Am I alleging a conspiracy? No. What I have seen functions much more like a cult in which the purpose is only understood by the leaders and the rest have been seduced into a carefully architechted fiction. Most of the people involved in this movement earnestly believe that they are acting nobly to end oppression. Only the leaders understand that the true goal is to turn the tables of oppression.
As did I.. but what I took from it is that I can not be a victim in any way.
In other words, intersectional theory asserts that people are often disadvantaged by multiple sources of oppression: their race, class, gender identity, sexual orientation, religion, and other identity markers. Intersectionality recognizes that identity markers (e.g. “female” and “black”) do not exist independently of each other, and that each informs the others, often creating a complex convergence of oppression.
This summer, at the Aspen Ideas Festival, I was on a panel with Brittney Cooper, the African American professor and author of the much loved book Eloquent Rage. She spoke at length and with vehemence about the realities of intersectional feminism. In the audience were many white women who had paid serious money for the chance to attend the session, and whose breathless excitement at Cooper’s oratory made Felicia Bernstein look like a cool-eyed purveyor of realpolitik.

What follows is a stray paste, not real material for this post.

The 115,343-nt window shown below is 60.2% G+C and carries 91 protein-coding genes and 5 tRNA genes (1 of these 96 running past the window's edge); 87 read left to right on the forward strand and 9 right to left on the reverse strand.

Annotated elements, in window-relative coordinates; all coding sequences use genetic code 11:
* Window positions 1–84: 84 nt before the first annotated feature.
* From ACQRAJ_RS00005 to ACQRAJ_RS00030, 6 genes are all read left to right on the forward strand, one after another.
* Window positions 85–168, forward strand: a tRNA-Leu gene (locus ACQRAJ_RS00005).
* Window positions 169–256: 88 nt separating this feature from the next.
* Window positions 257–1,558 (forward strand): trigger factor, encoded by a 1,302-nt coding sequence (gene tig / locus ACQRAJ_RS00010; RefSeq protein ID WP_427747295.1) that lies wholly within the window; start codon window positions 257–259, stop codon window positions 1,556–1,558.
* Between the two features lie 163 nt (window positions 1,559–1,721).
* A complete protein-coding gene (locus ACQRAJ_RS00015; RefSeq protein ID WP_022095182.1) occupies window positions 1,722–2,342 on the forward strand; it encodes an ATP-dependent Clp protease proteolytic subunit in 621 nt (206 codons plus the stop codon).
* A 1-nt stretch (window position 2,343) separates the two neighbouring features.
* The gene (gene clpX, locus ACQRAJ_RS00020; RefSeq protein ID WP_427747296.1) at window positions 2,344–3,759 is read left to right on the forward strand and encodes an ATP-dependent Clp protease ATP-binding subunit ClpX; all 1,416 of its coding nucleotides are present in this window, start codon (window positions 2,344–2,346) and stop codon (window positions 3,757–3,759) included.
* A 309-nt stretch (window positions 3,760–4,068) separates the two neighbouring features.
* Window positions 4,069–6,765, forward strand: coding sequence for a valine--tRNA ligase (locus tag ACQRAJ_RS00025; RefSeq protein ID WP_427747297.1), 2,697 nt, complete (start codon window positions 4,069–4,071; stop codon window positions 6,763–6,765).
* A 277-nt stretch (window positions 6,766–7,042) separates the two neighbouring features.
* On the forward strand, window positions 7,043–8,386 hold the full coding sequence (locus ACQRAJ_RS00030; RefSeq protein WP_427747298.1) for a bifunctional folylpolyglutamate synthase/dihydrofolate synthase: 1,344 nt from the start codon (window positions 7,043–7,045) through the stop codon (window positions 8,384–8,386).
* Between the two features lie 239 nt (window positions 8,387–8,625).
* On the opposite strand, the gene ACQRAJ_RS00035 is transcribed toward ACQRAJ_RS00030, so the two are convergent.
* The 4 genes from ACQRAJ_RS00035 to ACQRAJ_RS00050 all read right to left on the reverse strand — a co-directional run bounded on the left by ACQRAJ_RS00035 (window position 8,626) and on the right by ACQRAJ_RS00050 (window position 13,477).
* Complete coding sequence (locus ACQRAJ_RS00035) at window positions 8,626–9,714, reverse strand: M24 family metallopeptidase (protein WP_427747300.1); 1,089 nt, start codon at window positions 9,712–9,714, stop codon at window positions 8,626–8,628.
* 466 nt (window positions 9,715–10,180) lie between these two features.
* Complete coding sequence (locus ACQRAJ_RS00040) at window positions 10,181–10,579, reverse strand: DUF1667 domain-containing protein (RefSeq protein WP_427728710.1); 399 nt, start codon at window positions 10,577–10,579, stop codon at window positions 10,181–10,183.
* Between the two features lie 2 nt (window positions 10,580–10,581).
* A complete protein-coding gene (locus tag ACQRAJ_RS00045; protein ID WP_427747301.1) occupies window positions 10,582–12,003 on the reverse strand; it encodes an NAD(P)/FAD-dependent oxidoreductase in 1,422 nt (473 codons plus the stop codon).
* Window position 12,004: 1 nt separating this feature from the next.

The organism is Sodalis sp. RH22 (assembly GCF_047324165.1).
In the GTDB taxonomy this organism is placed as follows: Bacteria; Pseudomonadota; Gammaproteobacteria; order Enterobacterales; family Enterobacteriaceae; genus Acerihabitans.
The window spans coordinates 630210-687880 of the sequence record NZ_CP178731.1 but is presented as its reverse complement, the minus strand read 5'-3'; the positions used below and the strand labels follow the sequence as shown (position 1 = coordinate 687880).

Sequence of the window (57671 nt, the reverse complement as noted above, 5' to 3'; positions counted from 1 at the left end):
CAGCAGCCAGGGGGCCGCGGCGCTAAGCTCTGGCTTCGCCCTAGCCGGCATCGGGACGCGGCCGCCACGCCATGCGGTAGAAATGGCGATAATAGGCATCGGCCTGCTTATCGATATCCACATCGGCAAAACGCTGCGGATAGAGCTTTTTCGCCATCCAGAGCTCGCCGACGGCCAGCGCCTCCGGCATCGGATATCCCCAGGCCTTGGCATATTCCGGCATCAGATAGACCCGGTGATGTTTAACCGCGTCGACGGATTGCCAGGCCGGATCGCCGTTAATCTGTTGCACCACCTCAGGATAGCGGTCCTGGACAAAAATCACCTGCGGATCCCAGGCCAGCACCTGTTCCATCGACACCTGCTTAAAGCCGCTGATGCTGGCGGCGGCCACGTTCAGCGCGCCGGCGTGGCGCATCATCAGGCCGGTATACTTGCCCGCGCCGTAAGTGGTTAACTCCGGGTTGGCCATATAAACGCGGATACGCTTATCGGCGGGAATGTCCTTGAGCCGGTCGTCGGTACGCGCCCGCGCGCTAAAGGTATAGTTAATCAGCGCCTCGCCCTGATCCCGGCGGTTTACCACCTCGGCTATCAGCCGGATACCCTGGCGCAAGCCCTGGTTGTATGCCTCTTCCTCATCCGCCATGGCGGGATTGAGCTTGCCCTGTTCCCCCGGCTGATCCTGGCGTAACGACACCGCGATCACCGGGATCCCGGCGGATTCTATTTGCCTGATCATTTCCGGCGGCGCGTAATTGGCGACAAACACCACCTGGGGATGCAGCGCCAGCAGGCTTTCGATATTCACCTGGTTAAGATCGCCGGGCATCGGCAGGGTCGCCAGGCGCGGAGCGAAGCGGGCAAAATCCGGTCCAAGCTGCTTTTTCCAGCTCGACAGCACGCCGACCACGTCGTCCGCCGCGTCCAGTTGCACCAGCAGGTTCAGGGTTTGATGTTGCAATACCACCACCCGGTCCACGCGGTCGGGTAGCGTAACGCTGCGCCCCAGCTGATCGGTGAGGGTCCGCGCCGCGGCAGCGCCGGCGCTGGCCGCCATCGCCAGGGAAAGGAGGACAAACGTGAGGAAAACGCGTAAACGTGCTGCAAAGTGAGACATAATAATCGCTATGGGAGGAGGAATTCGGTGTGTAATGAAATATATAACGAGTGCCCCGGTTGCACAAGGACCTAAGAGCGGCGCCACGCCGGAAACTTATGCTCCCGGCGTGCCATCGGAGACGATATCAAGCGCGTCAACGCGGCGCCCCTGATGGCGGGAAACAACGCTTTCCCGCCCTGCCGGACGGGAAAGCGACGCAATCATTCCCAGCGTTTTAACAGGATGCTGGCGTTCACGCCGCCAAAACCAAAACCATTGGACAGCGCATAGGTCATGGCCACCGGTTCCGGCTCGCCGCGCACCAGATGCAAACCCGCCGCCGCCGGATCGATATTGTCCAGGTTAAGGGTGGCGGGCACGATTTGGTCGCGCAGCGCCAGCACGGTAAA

Cooper explained that because of intersectionality, “now we can confront white women to say, ‘Your feminism is suspect if the only thing you want to do is use these social movements so that you can have access to the power that white men have. That’s not what we’re fighting for.’” There was a frisson of excitement in the audience, and she continued, explaining, “White women don’t want to change the fundamental paradigm of race and gender in this country; they want to exploit it so that they can gain access to the power that white men have. White women live in the house with white men, they were raised by white men, they raise white men—and what they want is to be able to rule the world like white men do.”
Anymore questions on why this generation is referred to as snowflakes. Harvard and MIT schooled but these morons think they know better. I still can not understand all the white students who hate their own skin color for absolutely no reason unless you have done something wrong. Our country is fucked is most of college campuses are like this.
Let’s just skip ahead here. How long before their final solution is implemented and they start coming for white males for purging or holocausting, because it sure seems like that dream of a world like that.